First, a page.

Oil prices rose on Friday as attempts to resume gains, which were temporarily suspended yesterday by profit-taking and correction after the International Energy Agency (IEA) monthly report, focused on slowing supply in the United States after trade stocks fell to their lowest level in three and a half years, In addition to the decline in oil production from its standard level.
By 08:00 GMT US crude rose to $ 69.05 a barrel from the opening level $ 68.80, and recorded the highest level of $ 69.11, and the lowest level of $ 68.69.
Brent crude oil rose to $ 78.55 per barrel from the opening level of $ 78.43 and recorded a high of $ 78.60 and a low of $ 78.10.
US crude lost 2.1% in yesterday’s first three-day loss on correction from a week high of $ 71.25 per barrel. Brent contracts lost 1.6%, the first loss in five days, after the previous day’s highest In four months $ 80.10 a barrel.
The International Energy Agency (IEA) said in a monthly report on the oil market on Thursday that the world supply of oil hit a record level last August at 100 million barrels per day.
The agency attributed the record rise to an increase in OPEC output to a nine-month high and an increase in non-OPEC supply led by the United States.
OPEC production in August rose to 32.63 million barrels per day, the highest level in nine months, despite lower production in Venezuela and Iran, and non-OPEC supply increased by 2.6 million bpd in August led by the United States.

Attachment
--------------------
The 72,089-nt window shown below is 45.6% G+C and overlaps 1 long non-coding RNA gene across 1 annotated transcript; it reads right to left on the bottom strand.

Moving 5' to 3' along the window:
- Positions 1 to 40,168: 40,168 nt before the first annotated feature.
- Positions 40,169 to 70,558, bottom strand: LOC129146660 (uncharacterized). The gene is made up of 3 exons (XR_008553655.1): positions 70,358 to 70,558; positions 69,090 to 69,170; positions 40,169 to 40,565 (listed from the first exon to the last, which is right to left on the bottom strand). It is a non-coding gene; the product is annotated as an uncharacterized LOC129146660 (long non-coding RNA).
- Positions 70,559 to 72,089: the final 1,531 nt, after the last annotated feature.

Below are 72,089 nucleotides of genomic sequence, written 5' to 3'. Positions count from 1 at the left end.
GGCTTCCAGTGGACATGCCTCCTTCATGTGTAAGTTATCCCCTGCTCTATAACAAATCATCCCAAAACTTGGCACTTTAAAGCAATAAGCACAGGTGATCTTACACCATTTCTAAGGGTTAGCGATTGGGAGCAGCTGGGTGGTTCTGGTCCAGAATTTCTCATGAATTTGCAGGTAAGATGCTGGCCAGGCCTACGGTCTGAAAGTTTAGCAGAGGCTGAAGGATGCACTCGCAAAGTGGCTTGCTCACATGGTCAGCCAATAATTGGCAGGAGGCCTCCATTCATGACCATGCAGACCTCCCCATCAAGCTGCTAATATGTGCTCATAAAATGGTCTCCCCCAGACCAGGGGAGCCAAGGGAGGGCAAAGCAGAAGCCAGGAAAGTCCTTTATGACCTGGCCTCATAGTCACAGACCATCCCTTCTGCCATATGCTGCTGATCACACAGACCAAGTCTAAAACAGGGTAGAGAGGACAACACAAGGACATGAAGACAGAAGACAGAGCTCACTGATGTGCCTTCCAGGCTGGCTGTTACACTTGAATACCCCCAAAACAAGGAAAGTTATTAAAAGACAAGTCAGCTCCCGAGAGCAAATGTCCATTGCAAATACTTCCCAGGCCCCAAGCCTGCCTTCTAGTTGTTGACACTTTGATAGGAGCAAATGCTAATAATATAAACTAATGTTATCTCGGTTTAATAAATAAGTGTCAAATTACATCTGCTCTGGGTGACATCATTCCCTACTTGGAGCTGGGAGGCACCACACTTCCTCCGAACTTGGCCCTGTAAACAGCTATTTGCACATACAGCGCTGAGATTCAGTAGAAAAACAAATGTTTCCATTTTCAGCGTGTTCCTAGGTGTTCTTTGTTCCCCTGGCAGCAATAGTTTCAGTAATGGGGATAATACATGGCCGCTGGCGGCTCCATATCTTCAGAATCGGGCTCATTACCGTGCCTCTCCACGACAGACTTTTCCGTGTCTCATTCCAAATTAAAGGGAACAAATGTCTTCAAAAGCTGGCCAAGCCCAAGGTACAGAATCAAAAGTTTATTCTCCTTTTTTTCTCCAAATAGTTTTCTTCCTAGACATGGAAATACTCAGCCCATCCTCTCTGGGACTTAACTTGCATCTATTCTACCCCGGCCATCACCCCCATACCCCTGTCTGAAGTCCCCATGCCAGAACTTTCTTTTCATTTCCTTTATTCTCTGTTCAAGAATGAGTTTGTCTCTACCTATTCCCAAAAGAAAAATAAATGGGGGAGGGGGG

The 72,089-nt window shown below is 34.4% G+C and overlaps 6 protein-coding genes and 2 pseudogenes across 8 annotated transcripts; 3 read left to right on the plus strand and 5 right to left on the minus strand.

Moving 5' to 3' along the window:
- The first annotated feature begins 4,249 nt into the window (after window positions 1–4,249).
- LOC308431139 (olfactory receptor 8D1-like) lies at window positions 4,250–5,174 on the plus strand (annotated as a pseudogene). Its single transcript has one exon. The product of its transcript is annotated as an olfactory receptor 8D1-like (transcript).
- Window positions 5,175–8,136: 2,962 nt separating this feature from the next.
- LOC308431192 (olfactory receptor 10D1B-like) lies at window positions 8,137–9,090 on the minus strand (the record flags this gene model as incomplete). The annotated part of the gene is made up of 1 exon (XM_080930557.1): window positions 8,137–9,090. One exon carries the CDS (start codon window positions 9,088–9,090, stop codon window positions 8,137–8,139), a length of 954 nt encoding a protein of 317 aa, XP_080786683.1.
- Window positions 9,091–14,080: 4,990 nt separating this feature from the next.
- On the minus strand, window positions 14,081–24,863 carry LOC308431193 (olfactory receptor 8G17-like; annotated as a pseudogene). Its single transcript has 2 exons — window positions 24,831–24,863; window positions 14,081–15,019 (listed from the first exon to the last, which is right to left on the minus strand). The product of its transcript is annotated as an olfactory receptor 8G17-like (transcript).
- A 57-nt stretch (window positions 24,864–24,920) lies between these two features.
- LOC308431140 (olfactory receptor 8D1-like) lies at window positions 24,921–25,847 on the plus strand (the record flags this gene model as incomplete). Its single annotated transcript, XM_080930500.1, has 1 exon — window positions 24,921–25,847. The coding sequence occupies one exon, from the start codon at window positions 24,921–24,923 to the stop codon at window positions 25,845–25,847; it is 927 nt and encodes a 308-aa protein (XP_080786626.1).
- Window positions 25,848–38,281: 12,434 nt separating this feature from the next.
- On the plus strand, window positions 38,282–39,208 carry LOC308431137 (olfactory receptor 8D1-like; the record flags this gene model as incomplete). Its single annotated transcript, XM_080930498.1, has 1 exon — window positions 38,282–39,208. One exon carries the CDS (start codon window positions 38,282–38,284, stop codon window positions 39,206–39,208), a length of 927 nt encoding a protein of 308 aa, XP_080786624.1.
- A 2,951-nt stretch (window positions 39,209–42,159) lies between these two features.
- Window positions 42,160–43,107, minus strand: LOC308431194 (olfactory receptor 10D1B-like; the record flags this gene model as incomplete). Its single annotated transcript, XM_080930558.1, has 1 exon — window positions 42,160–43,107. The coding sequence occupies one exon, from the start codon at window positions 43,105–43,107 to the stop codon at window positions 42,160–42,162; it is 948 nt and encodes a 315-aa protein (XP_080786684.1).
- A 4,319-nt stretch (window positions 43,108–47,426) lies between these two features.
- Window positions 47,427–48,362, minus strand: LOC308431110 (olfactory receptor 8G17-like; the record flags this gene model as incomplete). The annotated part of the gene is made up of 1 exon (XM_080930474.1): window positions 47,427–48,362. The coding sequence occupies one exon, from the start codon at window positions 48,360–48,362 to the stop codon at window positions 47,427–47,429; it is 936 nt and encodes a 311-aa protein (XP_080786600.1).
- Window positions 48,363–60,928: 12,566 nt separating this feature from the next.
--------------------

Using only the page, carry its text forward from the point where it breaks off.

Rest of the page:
The IAEA expects non-OPEC production to grow by 2 million barrels in 2018 and 1.8 million barrels in 2019.
In the course of the week, global oil prices rose by an average of 2%, achieving the third weekly gain in a month, with traders focused on the slowdown in supply in the United States, and with the global fears of global trade.
The US Energy Agency announced on Wednesday that the country’s commercial inventories fell by 5.3 million barrels in the week ending September 7, exceeding experts’ expectations of a drop of 1.3 million barrels, the fourth consecutive weekly decline.
According to the data, total US commercial inventories fell to 396.1 million barrels, the lowest level since February 2015, in a positive sign of demand levels in the world’s largest oil consumer.
For the US production, the agency announced last week’s decline of 100,000 barrels per day, the first decline in five weeks, bringing the total to 11 million barrels per day to 10.9 million barrels.
Oil traders are closely watching the hurricane of Florence, which is preparing to hit the US east coast on Friday, which threatens to disrupt fuel supplies in North Carolina.